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Article
December 1, 1989

Fifty Hours for the Poor

JAMA. 1989;262(21):3045. doi:10.1001/jama.1989.03430210087037

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Abstract

Doctors, lawyers, and the clergy belong to the classic learned professions, which are historically distinguished from trades and businesses. Although this distinction has blurred in modern times, one of the characteristics of a true profession remains its special relationship with the poor.

Edmund Pellegrino, director of the Kennedy Institute of Ethics, states that a fundamental difference between a business and a profession is that "at some point in the professional relationship, when a difficult decision is to be made, you can depend on the one who is in a true profession to efface his own self-interest."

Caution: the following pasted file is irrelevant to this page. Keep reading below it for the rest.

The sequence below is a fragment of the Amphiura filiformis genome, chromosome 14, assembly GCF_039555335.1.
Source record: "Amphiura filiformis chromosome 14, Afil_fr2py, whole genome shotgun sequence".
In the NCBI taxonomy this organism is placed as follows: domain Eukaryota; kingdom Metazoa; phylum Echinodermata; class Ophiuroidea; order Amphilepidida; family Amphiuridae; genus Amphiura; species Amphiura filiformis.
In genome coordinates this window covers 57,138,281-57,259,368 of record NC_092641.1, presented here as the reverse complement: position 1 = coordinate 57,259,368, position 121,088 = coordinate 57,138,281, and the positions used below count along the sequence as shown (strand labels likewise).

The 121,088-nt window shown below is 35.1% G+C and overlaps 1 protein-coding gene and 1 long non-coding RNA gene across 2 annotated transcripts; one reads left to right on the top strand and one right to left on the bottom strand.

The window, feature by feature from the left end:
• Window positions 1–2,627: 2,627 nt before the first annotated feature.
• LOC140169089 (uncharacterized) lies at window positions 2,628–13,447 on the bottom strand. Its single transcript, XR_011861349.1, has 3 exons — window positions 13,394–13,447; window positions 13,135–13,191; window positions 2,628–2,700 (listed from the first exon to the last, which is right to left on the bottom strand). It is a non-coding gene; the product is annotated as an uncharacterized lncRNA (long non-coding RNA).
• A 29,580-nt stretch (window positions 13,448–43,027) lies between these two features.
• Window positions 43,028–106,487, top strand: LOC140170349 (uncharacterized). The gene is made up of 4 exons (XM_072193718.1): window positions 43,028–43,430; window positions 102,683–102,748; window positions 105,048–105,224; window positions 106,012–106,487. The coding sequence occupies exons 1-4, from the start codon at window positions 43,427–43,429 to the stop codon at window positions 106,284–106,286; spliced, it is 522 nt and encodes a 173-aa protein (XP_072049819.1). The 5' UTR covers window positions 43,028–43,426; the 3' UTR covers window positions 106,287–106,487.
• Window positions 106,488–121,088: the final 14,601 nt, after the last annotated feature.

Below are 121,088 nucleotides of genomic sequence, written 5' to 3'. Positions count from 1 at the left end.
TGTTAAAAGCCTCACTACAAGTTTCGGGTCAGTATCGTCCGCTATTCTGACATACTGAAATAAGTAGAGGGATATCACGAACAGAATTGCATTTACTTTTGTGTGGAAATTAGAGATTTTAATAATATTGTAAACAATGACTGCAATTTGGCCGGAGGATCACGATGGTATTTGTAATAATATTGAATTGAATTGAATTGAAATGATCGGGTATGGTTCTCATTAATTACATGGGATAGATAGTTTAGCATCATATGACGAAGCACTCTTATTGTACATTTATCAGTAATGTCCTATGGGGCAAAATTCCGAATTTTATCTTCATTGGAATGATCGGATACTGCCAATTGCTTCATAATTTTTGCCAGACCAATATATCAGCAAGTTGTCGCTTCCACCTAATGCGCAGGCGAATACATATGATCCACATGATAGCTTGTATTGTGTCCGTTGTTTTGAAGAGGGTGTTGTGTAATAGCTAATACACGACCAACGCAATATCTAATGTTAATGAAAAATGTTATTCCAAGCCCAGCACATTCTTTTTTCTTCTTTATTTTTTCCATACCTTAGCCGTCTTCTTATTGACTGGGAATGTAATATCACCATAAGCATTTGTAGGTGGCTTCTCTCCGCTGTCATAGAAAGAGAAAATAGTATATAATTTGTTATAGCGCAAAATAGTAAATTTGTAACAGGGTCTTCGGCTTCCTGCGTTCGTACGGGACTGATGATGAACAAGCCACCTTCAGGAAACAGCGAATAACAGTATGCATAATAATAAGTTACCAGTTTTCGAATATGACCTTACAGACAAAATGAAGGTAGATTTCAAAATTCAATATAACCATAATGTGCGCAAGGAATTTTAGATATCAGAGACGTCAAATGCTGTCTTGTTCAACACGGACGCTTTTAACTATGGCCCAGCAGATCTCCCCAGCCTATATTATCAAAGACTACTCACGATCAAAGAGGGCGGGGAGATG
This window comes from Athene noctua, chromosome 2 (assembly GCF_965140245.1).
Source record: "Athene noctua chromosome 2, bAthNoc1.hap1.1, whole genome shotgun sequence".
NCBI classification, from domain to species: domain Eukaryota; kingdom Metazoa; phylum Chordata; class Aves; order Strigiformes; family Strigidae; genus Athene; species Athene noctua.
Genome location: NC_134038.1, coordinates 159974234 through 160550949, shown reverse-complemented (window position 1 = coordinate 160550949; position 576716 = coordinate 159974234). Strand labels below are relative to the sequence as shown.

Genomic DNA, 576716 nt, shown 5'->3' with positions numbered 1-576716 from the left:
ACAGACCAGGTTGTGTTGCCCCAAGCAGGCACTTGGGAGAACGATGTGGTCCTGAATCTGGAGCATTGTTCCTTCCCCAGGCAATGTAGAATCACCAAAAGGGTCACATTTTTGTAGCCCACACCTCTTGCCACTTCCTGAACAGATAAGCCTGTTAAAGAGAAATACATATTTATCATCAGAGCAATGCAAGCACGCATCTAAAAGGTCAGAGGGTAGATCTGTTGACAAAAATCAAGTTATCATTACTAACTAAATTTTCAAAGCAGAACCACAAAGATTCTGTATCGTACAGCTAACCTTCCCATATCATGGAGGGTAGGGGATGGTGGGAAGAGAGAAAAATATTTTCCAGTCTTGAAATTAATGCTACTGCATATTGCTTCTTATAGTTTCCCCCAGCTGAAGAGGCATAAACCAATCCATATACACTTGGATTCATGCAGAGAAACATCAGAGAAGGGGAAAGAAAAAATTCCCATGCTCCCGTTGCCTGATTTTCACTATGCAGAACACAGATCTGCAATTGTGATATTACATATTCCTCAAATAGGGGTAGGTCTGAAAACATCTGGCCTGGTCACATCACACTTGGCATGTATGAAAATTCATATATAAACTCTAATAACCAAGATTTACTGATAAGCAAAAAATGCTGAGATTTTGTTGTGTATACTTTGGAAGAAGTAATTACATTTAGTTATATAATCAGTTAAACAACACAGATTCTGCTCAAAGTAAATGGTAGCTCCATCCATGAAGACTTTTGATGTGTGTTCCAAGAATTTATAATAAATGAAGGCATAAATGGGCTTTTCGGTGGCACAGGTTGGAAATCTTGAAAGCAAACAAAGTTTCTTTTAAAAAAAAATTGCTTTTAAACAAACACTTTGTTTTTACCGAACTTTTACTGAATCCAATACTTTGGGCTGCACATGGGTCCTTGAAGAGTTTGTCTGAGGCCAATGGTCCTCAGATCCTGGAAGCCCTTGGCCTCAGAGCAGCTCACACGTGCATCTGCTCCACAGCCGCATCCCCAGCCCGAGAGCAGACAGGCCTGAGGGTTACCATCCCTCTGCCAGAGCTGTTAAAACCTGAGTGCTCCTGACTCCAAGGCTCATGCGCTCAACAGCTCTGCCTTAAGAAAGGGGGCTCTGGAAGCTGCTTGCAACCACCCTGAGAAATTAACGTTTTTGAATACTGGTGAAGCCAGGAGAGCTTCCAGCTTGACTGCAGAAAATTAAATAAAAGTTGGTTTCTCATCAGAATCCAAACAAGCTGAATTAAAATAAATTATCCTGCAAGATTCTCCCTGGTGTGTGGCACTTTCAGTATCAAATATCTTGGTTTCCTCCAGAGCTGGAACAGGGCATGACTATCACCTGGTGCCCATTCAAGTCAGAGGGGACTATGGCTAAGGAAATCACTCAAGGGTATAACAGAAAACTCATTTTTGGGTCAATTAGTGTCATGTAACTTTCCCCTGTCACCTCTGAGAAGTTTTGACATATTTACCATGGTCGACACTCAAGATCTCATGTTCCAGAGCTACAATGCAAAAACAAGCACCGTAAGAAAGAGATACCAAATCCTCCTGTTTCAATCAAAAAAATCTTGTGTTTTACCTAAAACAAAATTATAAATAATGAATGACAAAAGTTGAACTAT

The privilege to practice law or medicine has carried with it the obligation to serve the poor without pay. Doctors and lawyers today have tended to become overly concerned with their professional incomes and practice efficiencies, but they must not forget their higher duties. Many members of our professions have always cared for the

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